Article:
Mahinda Rajapaksa is considered the leader of the majority Sinhalese population of the country. He is seen as a war hero for ending nearly three decades of civil war in Sri Lanka. He was the one who crushed the Tamil Tiger rebels in 2009 during his first term as President. Although he was also accused of committing genocide, Mahinda, who was in power, denied this and continued the military campaign in northern Sri Lanka. Along with this, there were many allegations of corruption on Mahindra Rajapaksa. The Air Force had alleged that Mahindra Rajapaksa and his family used Rs 22.78 lakh from the public for their personal travel during the presidential election.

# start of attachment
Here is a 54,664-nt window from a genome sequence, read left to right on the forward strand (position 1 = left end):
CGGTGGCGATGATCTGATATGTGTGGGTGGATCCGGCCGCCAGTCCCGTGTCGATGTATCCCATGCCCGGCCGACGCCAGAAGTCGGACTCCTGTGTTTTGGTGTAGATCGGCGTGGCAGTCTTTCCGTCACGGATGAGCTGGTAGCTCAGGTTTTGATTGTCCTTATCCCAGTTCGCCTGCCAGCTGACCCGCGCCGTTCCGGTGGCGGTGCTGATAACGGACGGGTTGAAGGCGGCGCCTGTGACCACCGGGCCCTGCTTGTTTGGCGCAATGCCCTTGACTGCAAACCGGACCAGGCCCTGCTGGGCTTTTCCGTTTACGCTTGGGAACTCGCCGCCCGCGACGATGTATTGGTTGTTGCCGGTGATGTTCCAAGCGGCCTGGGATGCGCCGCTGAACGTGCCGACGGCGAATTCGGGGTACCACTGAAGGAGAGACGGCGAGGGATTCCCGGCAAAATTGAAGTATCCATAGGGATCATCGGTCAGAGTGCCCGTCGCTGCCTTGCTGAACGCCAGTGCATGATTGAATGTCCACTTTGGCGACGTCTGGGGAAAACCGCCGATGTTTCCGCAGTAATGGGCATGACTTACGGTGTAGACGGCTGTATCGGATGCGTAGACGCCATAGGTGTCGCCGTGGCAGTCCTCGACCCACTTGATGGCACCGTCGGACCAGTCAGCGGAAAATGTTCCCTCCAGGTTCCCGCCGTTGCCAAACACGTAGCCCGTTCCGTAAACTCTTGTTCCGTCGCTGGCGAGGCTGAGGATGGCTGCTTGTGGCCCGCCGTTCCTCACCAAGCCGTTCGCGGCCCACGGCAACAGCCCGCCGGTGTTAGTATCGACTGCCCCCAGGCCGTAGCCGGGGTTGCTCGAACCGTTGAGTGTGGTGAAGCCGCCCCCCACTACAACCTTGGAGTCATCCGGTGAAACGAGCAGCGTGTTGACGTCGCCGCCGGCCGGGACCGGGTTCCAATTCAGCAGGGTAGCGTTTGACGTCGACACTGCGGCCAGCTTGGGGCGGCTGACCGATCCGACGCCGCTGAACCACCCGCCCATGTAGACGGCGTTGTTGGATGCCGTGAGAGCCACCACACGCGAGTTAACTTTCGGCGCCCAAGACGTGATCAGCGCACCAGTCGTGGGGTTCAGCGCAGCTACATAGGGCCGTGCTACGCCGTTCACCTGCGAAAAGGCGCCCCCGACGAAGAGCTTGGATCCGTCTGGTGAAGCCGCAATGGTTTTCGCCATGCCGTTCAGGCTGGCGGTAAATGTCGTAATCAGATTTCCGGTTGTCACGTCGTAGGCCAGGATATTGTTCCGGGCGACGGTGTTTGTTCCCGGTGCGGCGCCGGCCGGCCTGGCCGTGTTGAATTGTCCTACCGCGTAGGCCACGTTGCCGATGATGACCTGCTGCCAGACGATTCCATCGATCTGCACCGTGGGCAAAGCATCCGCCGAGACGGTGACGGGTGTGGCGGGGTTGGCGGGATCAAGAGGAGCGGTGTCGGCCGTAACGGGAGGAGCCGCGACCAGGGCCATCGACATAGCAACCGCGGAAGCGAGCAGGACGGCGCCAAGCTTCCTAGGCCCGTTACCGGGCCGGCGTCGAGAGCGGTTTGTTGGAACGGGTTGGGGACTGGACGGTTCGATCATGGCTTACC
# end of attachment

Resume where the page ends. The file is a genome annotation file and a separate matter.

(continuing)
Gotabaya Rajapaksa joined the Sri Lankan Army as an officer cadet in 1971. In 1991 he was appointed Deputy Commandant of the Sir John Kotelwala Defense Academy and remained in this position until his retirement from the Army in 1992. He returned home in 2005 to help his brother Mahinda Rajapaksa’s presidential election campaign and took dual Sri Lankan citizenship. In 2015, Interpol revealed that there was a $10 million scam in military purchases when Gotabaya was Rajapaksa’s defense secretary.

Basil Rajapaksa has been the finance minister in his brother’s government. He is also known as Mr 10 percent because of his alleged commission in government contracts. Basil Rajapakse was considered the intellectual pillar of the Mahinda Rajapakse administration from 2010 to 2015. Basil holds dual citizenship of the US and Sri Lanka.

Also read: Sri Lanka’s new Prime Minister Wickremesinghe takes office, opposition announces not to cooperate

Sri Lanka crisis